10 Trends Affecting Digital Infrastructure & Operations: Talent Management

Keeping up with trends is impossible if you do not have the right talent in your employee base to implement and discover new strategies. Modern talent management not only runs today’s technology but also spreads new concepts and technological advancements while relying on great leadership that can help promote change. As a result, it is more important than ever for Infrastructure and Operations to understand that talent is one of the most valuable investments that an organization has, and retaining the best talent possible requires a focus on creating cultural changes across the I&O industry. 

Many IT leaders recognize that talent shortages are among the most impending challenges and threats that I&O is facing. In fact, many traditional growth areas and talent pipelines that the Infrastructure and Operations industry have all but vanished due to increased specialization. Organizations need to understand how to develop and train their next wave of architects and engineers, particularly with the shift towards external services like the cloud and help desk becoming more important to the clients that they serve.  

Although the scale this challenge presents may not be clear to an outsider, many leaders in I&O are beginning to realize that cloud transformation requires a much larger step forward in the types of team skills currently being used to include incremental improvements that have been produced in the past. By focusing on talent management and a change in company culture, new long-term strategies and short-term tactics can be devised to deal with pressing issues and establish success in the future. With this approach, Infrastructure and Operations leaders need to find new ways to locate, hire, retain and develop talent that is needed for success while also determining how to blend external expertise whenever it may be required. 

If this talent need is not met, many real risks can become quickly apparent to I&O organizations. Teams need to include members that have deep, broad experience in multiple areas as well as individuals that can adapt and collaborate on a high level to ensure IT tasks are being completed accurately and on-time. To help put this need and the consequences in perspective, some of the real risks that the Infrastructure and Operations industry faces if they do not focus on talent management include:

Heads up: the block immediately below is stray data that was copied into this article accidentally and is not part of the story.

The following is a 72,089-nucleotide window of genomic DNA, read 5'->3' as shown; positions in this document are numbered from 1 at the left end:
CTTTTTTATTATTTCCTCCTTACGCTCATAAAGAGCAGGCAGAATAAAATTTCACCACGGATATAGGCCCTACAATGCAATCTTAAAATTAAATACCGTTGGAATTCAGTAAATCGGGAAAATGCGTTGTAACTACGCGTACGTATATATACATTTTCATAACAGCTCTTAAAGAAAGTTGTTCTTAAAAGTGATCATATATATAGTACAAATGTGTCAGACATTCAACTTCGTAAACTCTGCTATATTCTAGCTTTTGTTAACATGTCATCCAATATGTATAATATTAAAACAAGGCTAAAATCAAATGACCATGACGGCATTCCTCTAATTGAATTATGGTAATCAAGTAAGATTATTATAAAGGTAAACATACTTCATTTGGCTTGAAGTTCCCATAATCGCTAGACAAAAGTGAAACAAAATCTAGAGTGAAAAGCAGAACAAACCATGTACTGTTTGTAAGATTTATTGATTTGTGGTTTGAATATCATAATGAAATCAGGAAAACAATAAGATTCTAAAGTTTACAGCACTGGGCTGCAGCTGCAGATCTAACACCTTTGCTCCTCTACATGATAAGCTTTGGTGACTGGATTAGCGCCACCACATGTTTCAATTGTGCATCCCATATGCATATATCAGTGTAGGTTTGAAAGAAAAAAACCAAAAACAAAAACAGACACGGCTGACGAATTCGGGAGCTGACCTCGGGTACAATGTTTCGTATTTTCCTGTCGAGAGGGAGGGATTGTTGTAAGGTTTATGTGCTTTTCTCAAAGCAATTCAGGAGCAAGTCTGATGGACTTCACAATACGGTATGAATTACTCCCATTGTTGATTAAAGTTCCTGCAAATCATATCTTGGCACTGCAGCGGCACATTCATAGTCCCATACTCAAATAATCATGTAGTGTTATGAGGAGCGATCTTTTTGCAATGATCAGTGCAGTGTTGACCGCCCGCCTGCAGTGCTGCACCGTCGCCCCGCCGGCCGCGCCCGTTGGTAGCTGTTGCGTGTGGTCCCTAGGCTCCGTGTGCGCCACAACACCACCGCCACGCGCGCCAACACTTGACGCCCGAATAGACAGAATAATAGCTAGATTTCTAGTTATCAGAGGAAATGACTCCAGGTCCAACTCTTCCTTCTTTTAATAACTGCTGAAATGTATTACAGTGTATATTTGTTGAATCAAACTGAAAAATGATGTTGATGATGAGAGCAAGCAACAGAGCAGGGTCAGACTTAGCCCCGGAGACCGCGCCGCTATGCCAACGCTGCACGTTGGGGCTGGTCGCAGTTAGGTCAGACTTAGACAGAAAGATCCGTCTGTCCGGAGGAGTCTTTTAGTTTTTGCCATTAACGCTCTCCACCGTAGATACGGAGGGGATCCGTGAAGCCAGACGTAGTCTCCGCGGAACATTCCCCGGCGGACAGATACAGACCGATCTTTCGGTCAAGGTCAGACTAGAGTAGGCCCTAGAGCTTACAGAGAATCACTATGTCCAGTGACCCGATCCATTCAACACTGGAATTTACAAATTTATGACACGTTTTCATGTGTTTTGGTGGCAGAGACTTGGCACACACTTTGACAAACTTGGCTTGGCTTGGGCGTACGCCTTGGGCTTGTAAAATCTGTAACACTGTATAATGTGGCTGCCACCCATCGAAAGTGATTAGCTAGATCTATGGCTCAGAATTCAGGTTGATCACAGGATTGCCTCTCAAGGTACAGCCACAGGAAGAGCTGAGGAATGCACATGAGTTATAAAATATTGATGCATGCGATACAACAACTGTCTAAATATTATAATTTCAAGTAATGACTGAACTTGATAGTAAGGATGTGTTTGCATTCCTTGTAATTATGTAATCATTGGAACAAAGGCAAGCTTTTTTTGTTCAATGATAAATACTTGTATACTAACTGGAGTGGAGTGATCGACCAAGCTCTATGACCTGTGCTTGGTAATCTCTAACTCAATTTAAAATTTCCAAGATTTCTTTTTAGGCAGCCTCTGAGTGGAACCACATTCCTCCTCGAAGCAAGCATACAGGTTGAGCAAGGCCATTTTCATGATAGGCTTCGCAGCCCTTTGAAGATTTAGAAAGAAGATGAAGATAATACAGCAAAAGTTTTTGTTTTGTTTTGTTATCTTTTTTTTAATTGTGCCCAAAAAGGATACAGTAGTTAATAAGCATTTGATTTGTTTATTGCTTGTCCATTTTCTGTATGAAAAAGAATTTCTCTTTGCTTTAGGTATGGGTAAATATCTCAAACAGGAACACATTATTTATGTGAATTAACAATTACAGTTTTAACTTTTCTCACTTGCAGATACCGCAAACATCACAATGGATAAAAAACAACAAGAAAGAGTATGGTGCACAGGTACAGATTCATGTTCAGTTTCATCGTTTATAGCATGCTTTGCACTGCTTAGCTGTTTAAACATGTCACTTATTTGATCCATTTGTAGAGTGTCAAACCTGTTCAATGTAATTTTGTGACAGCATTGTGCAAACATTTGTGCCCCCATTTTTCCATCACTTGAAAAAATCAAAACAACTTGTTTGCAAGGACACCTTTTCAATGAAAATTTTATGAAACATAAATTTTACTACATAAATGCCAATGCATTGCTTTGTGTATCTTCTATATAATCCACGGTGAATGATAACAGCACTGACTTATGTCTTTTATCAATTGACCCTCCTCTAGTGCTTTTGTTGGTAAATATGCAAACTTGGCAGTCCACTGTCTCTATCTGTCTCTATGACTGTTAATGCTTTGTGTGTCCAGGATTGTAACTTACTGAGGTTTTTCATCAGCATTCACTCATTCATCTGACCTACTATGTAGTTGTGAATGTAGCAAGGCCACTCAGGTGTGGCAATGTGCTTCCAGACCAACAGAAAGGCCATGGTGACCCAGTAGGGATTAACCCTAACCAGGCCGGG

• A skills gap between what the business demands and what I&O should offer will continue to widen. 
  • Team morale can reach a low point as divisions feud on both legacy and new concepts and the best way to approach services. 
  • Intern talent will become a hot commodity and, if an I&O organization does not retain highly-qualified candidates, a competitor will retain them. 

Having a plan in place to address talent shortages will inevitably require HR assistance. This is particularly important due to the scope and scale of the challenge currently facing the industry. With the variety of tasks necessary from sourcing talent, to creating alluring benefits packages to retaining talent with rewards, the Infrastructure and Operations industry is sure to be affected soon. Consider the skills that internal team members currently have and examine what may be missing. Leaders should be able to gain perspective of the talent they need both in the interim and the future and proactively leverage their budget early to gather the best team possible.